Cranes have a reputation as romantics. The birds live in faithful pairs, dancing and defending their territory together. When intruders approach, the birds lift their beaks and emit a loud song with one voice.
In India, the sarus crane — crimson-headed and as tall as an adult human — is celebrated for its monogamy. “When one of the birds dies, the local mythology is that the other bird pines away in grief,” said K. S. Gopi Sundar, a scientist at the Nature Conservation Foundation in India. “The truth is, of course, a little bit different.”
Dr. Sundar discovered that sarus crane couples occasionally let a third bird join them. He described the behavior last month in the journal Ecology. Living as a trio — alas, not quite a throuple — may help the birds raise young in poor conditions, with one behaving perhaps a bit like an avian au pair. The birds even turn their signature duet into a song for three.
Dr. Sundar first spotted a sarus crane trio in 1999. “When I mentioned it to experts in the U.S., they smiled and patted me on my head,” he said. But he was not ready to let go of the idea. He followed that trio for the next 16 years.
Starting in 2011, he also trained field assistants (usually local farmers) to monitor sarus cranes. After gathering data through 2020, Dr. Sundar and Swati Kittur, a colleague at the foundation, dug into that database to look for trios.
Observers had spotted 193 trios among more than 11,500 crane sightings. “So trios are definitely rare,” Dr. Sundar said. Some included a male and two females; some were the other way around.
Suhridam Roy, a graduate student at the foundation, visited four of these trios and played recordings of other crane pairs singing their territorial duets. In response, each trio performed its own synchronized call. The scientists called it a triet.
The data does not reveal how many chicks these trios raised or how long they stayed together. But 16 years of observing that original trio gave some hints about their family dynamics.
These cranes lived in a low-quality habitat, where a lack of wetlands would most likely make it hard for a typical duo to raise young, Dr. Sundar said.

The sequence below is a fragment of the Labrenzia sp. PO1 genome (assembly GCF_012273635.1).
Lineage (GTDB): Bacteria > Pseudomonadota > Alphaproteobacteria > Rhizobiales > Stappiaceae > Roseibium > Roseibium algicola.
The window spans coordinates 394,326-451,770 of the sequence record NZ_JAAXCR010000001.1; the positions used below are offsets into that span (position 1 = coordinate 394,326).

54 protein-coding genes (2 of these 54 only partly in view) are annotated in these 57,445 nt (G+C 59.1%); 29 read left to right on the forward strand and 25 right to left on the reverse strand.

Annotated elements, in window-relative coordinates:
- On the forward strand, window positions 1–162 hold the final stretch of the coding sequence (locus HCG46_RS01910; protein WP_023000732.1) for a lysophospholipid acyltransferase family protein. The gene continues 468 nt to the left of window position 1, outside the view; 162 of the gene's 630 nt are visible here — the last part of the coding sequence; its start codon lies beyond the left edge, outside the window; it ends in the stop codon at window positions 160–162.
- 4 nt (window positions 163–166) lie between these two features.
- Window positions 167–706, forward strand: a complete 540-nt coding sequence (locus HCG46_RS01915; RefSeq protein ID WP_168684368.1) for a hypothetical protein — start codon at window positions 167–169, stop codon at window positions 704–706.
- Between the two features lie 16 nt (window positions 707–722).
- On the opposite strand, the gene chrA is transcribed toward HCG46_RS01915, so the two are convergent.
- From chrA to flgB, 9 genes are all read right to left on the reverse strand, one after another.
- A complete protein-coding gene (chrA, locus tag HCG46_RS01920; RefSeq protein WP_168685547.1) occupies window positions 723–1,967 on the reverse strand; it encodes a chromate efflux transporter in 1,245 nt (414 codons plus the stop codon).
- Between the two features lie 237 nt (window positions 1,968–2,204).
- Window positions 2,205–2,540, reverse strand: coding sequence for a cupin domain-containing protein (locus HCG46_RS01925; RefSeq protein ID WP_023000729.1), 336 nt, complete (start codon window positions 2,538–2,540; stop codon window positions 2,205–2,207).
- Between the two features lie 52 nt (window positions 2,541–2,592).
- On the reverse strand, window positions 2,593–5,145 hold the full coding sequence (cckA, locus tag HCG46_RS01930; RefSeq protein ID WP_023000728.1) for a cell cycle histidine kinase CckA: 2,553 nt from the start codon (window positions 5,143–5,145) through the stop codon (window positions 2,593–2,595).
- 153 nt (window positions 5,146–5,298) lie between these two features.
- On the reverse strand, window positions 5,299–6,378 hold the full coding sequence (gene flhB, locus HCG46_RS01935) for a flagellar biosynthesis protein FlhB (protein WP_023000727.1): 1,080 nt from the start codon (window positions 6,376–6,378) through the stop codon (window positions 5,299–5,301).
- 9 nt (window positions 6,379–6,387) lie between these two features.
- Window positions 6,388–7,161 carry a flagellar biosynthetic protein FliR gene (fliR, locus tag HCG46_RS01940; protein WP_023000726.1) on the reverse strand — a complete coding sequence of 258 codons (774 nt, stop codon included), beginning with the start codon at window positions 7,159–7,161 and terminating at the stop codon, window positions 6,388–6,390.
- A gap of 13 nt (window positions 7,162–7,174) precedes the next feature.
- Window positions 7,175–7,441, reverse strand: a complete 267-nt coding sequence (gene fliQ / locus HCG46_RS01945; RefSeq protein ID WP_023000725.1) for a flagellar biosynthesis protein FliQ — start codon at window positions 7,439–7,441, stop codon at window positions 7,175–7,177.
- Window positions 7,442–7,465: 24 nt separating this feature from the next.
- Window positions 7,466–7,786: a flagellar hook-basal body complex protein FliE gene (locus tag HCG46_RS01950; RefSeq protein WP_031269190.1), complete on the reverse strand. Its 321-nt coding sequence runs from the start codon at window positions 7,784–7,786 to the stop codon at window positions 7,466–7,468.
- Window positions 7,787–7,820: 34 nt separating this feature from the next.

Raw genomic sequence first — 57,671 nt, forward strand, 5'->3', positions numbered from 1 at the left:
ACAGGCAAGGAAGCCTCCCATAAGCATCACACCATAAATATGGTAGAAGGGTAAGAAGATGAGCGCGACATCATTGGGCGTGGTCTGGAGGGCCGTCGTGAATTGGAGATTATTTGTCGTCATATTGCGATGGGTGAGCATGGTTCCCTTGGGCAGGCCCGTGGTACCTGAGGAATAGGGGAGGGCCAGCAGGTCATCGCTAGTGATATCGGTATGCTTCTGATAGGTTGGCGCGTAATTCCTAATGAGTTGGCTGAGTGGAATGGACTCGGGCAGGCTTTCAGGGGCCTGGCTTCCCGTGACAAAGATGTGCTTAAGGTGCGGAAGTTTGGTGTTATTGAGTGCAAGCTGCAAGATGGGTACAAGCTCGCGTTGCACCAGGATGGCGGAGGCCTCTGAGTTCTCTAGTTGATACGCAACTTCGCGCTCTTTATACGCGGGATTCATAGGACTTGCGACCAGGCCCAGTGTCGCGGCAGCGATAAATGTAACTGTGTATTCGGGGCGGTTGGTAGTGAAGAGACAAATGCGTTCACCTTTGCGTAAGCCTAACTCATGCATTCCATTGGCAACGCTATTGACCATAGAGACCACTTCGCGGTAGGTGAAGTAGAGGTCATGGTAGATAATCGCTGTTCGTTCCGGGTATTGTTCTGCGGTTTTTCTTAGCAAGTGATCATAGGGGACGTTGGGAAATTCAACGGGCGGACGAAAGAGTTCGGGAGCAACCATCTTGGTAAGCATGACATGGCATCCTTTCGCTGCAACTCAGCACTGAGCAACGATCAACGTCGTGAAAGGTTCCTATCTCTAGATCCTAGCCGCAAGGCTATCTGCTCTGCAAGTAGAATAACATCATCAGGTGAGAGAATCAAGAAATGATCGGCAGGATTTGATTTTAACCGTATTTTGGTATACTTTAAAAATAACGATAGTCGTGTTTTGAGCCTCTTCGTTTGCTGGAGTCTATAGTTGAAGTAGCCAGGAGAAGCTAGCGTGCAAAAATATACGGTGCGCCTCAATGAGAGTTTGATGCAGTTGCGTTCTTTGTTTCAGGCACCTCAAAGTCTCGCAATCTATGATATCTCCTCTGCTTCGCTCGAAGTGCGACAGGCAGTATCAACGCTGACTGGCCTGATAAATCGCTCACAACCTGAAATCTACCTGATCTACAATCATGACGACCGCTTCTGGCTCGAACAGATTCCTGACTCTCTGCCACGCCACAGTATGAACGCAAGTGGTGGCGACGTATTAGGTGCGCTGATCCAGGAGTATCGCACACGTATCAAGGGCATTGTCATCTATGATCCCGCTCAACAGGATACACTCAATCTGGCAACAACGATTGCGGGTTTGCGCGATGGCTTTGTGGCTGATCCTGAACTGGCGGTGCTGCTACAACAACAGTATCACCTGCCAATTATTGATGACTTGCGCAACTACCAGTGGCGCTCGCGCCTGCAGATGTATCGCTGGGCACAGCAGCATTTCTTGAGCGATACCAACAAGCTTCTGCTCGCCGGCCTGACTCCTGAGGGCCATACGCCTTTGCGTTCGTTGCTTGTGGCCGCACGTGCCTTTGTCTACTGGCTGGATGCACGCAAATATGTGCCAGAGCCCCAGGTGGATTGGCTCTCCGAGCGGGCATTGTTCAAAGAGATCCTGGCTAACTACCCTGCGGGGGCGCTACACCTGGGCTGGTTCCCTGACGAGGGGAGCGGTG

But in a group of three, the outcome turned out better. Each year, one adult in that trio — a female — vanished while the other two nested and laid eggs. “It was not a throuple,” Dr. Sundar said. Only two of the three animals mated each season.
But when the resulting chick or chicks were about a month old, or immediately after the nest had failed, the absent female reappeared. If there were chicks, she helped feed them. And working together, the three cranes raised a chick nearly every other year.
“Finding a novel behavior like this in a system where we all thought that they were monogamous for a long time is super interesting,” said Sahas Barve, an evolutionary ecologist at the Smithsonian Institution’s National Museum of Natural History in Washington, D.C.
And the study raises a lot of questions, he said. Most important: “Who is that third bird?”
In some bird species, including Florida scrub-jays and Seychelles warblers, grown offspring often stay to form a trio with their parents and help raise their siblings, Dr. Barve said.
But Dr. Sundar thinks it is unlikely that sarus crane trios include a grown chick, based on other research he has done. However, he noted that the third adult could be related in another way. Sharing some genes with the chick could help explain how this system evolved.
If the third adult is unrelated, though — and if it is not allowed to mate — what benefit does it receive from living in a trio?
“The only benefit that we could think of for the third bird is that it’s getting practice,” Dr. Sundar said. The helper can learn how to defend its home and feed chicks. At least one trio the researchers observed included a very young male.
The scientists also saw that trios were more common in undesirable habitats. Dr. Sundar thinks teaming up may be an adaptation to bad circumstances.
Team parenting appears across the animal kingdom. Species of monkeys, mongooses, spiders, insects, birds and fish engage in cooperative breeding. So do humans. But until now, no cranes were known to parent in teams.
“It’s challenging assumptions that we have about this family of birds,” said Anne Lacy, senior manager of North America programs for the International Crane Foundation.
Ms. Lacy said she and her colleagues had never observed trios among North American cranes, but added, “Could it happen when we’re just not looking? Absolutely.”
Dr. Sundar plans to use genetics to learn whether sarus crane helpers are relatives. One question he doesn’t plan to ask, though, is whether the helper is ever a chick’s true parent. In other words, is the sarus crane really monogamous?
“These birds are preserved for the mythology that they are with each other all the time, and that they are faithful,” he said.
Learning that some percentage of cranes stray from their partners, Dr. Sundar said, risks damaging the relationship between human and bird. “Why destroy this mythology for a statistic and for a scientific paper?” he said.